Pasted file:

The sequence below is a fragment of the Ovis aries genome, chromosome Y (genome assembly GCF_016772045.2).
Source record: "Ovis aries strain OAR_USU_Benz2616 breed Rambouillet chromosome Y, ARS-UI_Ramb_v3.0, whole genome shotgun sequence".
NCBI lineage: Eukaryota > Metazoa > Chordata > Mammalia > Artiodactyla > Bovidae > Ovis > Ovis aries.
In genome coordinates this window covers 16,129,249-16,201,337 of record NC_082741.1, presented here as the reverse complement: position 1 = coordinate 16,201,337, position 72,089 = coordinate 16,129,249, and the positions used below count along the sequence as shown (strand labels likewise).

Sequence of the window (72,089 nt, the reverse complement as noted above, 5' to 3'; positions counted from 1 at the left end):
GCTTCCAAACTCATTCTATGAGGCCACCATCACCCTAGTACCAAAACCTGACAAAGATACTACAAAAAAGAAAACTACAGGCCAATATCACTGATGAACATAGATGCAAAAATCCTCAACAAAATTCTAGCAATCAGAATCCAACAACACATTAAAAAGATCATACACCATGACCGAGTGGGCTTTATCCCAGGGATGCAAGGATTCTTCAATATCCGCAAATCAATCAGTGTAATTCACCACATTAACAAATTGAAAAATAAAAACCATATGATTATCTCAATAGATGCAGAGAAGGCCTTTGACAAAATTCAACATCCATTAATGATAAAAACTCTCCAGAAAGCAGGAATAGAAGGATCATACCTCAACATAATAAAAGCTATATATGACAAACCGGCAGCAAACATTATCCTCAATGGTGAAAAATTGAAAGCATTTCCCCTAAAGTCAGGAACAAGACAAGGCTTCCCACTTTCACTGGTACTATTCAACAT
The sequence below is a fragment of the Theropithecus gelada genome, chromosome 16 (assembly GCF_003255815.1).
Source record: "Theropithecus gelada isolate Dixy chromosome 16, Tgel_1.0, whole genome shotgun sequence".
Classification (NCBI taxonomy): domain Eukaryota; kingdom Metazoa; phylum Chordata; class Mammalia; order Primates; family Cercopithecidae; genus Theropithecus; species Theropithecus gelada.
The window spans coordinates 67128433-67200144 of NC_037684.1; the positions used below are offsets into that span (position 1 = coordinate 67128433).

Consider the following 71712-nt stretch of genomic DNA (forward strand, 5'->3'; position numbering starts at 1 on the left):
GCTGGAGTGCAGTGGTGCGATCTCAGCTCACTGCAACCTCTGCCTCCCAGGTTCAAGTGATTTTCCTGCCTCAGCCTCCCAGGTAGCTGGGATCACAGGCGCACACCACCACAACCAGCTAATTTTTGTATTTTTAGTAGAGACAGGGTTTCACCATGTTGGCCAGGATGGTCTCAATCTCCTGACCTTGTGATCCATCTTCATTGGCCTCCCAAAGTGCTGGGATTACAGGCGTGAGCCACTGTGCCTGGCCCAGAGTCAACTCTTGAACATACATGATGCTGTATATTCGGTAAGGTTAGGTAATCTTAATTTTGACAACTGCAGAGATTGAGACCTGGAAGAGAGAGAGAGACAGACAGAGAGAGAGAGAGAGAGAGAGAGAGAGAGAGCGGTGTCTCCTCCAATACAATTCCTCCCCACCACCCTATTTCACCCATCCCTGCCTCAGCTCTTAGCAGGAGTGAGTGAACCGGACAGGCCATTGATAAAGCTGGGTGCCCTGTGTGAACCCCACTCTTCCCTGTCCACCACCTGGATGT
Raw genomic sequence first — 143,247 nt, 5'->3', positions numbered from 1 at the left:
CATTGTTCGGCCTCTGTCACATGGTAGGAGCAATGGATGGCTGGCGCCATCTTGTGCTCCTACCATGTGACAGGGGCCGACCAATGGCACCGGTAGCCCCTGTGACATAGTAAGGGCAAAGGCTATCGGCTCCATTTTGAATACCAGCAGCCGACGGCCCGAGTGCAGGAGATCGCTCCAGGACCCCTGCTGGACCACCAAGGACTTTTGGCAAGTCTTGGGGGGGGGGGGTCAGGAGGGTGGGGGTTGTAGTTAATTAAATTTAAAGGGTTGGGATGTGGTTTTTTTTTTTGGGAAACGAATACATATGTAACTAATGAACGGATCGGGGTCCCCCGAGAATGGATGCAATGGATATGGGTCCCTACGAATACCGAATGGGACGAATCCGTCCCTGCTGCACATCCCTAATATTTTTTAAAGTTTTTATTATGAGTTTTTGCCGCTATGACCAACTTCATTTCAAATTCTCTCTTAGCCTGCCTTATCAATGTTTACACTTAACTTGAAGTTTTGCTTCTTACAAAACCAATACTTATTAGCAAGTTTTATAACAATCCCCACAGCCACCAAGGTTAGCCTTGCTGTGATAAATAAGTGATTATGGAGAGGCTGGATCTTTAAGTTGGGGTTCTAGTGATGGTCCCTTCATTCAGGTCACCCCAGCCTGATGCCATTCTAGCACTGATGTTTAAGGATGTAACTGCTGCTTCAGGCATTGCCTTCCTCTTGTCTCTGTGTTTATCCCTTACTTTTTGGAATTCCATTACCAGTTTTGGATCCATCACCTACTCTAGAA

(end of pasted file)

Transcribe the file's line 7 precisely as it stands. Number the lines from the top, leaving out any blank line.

The sequence below is a fragment of the Theropithecus gelada genome, chromosome 16 (assembly GCF_003255815.1).